As a lead in to the Long Island Food Conference that will be held at Hofstra University on Saturday, April 25th, I will be focusing on food issues on the blog this week. To register for the conference, please see this site.
One of the fastest growing sectors of the agricultural market is community sponsored agriculture or CSA. A CSA farm is a farm that runs by subscription. Each subscriber pays a membership fee which gives them access to a share of food throughout the year. Farmers and subscribers share the benefits and risks that are part of the natural process of agriculture.
CSA farms typically produce fruits and vegetables. Subscribers typically pick up their share once or twice a week and it usually more than enough vegetables and fruits for the week. Indeed, there is often more than one subscriber can use and often subscribers split a subscription. Some CSA farms also provide honey, meat, cheese, fish, or other agricultural products.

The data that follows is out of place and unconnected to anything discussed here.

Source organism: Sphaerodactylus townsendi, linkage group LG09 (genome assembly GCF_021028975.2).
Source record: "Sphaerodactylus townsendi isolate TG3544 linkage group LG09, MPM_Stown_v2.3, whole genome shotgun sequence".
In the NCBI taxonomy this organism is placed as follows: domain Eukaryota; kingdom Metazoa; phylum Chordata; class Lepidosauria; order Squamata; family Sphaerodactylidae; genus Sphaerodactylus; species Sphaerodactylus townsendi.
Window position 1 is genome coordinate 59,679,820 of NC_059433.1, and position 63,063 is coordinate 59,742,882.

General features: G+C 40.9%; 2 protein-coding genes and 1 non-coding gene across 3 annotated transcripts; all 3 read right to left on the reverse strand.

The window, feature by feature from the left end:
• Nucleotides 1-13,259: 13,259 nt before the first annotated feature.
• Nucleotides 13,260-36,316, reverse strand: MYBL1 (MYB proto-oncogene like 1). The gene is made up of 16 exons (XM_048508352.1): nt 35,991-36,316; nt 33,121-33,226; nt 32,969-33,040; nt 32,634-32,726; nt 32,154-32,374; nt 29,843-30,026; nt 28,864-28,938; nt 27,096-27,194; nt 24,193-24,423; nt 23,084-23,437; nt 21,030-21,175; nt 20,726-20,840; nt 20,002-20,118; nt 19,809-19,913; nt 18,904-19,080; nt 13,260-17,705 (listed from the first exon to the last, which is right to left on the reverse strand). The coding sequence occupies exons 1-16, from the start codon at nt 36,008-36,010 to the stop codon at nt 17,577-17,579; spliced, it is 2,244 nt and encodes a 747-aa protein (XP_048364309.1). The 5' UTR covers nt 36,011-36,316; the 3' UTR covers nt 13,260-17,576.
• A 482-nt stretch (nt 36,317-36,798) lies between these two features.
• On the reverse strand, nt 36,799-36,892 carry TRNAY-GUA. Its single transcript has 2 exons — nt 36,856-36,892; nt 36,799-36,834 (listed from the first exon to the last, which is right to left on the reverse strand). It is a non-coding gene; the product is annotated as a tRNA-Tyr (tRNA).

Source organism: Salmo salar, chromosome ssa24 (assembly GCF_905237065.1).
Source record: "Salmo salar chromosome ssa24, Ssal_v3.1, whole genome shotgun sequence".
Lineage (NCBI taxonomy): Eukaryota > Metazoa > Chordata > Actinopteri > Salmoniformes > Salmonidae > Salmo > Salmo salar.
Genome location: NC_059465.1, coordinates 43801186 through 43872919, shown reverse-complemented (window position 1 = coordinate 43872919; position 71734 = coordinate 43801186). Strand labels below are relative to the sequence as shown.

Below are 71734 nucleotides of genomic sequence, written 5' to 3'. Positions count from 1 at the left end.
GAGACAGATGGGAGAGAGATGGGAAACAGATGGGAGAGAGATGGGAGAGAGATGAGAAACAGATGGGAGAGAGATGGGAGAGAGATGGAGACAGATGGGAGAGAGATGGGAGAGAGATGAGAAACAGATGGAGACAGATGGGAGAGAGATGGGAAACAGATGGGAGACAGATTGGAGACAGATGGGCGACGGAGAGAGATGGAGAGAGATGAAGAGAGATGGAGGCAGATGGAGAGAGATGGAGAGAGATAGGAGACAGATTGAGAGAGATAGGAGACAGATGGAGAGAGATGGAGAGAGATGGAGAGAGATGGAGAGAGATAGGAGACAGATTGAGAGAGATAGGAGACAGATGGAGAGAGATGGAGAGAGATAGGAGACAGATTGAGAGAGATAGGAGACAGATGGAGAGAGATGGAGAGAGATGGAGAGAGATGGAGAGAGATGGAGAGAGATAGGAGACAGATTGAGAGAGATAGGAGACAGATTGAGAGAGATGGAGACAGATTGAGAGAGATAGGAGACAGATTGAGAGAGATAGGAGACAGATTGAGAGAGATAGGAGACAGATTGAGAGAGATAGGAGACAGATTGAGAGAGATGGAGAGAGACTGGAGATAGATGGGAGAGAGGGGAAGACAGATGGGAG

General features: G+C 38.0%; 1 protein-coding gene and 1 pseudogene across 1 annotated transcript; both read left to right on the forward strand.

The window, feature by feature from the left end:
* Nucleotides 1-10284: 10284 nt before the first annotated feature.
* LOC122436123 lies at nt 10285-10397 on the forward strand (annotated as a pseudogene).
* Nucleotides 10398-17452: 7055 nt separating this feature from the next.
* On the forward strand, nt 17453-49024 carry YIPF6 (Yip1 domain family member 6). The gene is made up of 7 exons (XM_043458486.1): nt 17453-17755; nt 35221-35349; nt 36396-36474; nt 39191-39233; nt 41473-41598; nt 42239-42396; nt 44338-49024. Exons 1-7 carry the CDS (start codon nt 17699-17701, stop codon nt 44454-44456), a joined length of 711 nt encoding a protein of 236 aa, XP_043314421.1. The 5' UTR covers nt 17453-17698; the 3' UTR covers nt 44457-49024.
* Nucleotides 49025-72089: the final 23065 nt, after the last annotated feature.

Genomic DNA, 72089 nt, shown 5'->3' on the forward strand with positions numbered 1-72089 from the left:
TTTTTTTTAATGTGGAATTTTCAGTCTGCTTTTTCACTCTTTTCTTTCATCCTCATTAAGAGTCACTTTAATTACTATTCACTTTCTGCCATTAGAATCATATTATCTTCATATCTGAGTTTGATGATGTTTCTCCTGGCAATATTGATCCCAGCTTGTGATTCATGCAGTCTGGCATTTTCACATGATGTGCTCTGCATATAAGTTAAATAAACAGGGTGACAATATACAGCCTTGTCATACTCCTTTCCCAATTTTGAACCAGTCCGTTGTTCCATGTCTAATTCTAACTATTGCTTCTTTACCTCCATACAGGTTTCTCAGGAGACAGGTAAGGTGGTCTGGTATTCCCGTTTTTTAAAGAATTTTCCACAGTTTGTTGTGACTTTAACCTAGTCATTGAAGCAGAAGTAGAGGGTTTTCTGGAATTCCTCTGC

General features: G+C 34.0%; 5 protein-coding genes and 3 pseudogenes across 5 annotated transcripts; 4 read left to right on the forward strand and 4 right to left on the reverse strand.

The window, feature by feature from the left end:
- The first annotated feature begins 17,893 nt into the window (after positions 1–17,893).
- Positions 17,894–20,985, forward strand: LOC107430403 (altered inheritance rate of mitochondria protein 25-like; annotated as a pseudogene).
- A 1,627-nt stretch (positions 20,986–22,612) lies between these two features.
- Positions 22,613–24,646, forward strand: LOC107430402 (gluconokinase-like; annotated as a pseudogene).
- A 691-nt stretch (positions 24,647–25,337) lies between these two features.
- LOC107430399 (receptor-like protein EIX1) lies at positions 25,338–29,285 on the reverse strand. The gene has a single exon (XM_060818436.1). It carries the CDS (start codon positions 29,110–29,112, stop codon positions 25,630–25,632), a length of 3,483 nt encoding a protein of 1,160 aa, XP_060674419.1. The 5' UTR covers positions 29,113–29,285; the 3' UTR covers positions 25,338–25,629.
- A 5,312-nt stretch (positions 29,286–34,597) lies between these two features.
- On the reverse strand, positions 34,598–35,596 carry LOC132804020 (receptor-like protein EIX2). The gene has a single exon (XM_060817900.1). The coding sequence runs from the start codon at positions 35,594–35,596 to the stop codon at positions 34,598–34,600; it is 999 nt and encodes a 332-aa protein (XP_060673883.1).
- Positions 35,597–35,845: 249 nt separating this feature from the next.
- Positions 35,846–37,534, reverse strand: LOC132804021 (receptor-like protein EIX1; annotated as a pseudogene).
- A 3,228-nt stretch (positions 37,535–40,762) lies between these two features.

The benefits of membership with a CSA farm go far beyond the food that is produced. By joining a CSA, one joins a community of people with an interest in clean, healthy, and local food. The farms often offer classes and apprenticeships for those wishing to learn more about farming. They also provide spaces for concerts and community meetings.
CSA farms often become the center of community activity around food or the environment in the region.
Local Harvest runs a national Website that lists where you can find a CSA farm in your neighborhood. The numbers of CSA farms is growing every year and there is likely a farm near you. Check out Local Harvest's site here.